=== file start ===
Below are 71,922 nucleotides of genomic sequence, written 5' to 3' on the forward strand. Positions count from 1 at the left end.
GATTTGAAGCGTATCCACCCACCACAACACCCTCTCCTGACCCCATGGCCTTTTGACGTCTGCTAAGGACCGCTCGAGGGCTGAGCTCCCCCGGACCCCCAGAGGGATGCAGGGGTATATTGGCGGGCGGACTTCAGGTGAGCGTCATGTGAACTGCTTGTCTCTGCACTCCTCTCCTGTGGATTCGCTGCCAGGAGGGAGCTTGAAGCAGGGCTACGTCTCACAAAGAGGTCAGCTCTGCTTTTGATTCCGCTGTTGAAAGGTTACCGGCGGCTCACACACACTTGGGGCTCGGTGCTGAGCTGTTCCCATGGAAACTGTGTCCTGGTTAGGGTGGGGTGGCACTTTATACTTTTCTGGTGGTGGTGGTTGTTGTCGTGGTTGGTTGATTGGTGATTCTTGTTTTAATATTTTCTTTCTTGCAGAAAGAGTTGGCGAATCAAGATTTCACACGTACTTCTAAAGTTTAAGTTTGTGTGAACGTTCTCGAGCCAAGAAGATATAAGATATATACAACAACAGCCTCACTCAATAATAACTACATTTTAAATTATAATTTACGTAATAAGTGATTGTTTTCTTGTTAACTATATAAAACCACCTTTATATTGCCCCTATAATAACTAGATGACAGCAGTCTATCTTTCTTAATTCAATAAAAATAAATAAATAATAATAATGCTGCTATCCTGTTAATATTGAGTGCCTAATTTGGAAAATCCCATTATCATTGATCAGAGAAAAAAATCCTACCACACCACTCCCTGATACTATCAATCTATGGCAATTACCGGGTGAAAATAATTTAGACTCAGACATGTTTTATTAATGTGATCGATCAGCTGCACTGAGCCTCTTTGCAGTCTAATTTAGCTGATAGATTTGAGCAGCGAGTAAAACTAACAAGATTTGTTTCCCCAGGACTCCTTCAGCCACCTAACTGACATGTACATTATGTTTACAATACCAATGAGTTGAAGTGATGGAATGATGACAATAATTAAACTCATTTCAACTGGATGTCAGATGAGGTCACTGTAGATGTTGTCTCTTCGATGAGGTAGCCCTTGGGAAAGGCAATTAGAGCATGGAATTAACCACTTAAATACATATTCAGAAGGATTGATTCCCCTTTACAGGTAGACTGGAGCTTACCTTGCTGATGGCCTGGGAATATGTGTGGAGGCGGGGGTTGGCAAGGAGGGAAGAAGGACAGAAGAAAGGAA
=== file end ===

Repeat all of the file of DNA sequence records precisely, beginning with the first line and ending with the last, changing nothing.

Below are 71,922 nucleotides of genomic sequence, written 5' to 3' on the forward strand. Positions count from 1 at the left end.
GATTTGAAGCGTATCCACCCACCACAACACCCTCTCCTGACCCCATGGCCTTTTGACGTCTGCTAAGGACCGCTCGAGGGCTGAGCTCCCCCGGACCCCCAGAGGGATGCAGGGGTATATTGGCGGGCGGACTTCAGGTGAGCGTCATGTGAACTGCTTGTCTCTGCACTCCTCTCCTGTGGATTCGCTGCCAGGAGGGAGCTTGAAGCAGGGCTACGTCTCACAAAGAGGTCAGCTCTGCTTTTGATTCCGCTGTTGAAAGGTTACCGGCGGCTCACACACACTTGGGGCTCGGTGCTGAGCTGTTCCCATGGAAACTGTGTCCTGGTTAGGGTGGGGTGGCACTTTATACTTTTCTGGTGGTGGTGGTTGTTGTCGTGGTTGGTTGATTGGTGATTCTTGTTTTAATATTTTCTTTCTTGCAGAAAGAGTTGGCGAATCAAGATTTCACACGTACTTCTAAAGTTTAAGTTTGTGTGAACGTTCTCGAGCCAAGAAGATATAAGATATATACAACAACAGCCTCACTCAATAATAACTACATTTTAAATTATAATTTACGTAATAAGTGATTGTTTTCTTGTTAACTATATAAAACCACCTTTATATTGCCCCTATAATAACTAGATGACAGCAGTCTATCTTTCTTAATTCAATAAAAATAAATAAATAATAATAATGCTGCTATCCTGTTAATATTGAGTGCCTAATTTGGAAAATCCCATTATCATTGATCAGAGAAAAAAATCCTACCACACCACTCCCTGATACTATCAATCTATGGCAATTACCGGGTGAAAATAATTTAGACTCAGACATGTTTTATTAATGTGATCGATCAGCTGCACTGAGCCTCTTTGCAGTCTAATTTAGCTGATAGATTTGAGCAGCGAGTAAAACTAACAAGATTTGTTTCCCCAGGACTCCTTCAGCCACCTAACTGACATGTACATTATGTTTACAATACCAATGAGTTGAAGTGATGGAATGATGACAATAATTAAACTCATTTCAACTGGATGTCAGATGAGGTCACTGTAGATGTTGTCTCTTCGATGAGGTAGCCCTTGGGAAAGGCAATTAGAGCATGGAATTAACCACTTAAATACATATTCAGAAGGATTGATTCCCCTTTACAGGTAGACTGGAGCTTACCTTGCTGATGGCCTGGGAATATGTGTGGAGGCGGGGGTTGGCAAGGAGGGAAGAAGGACAGAAGAAAGGAA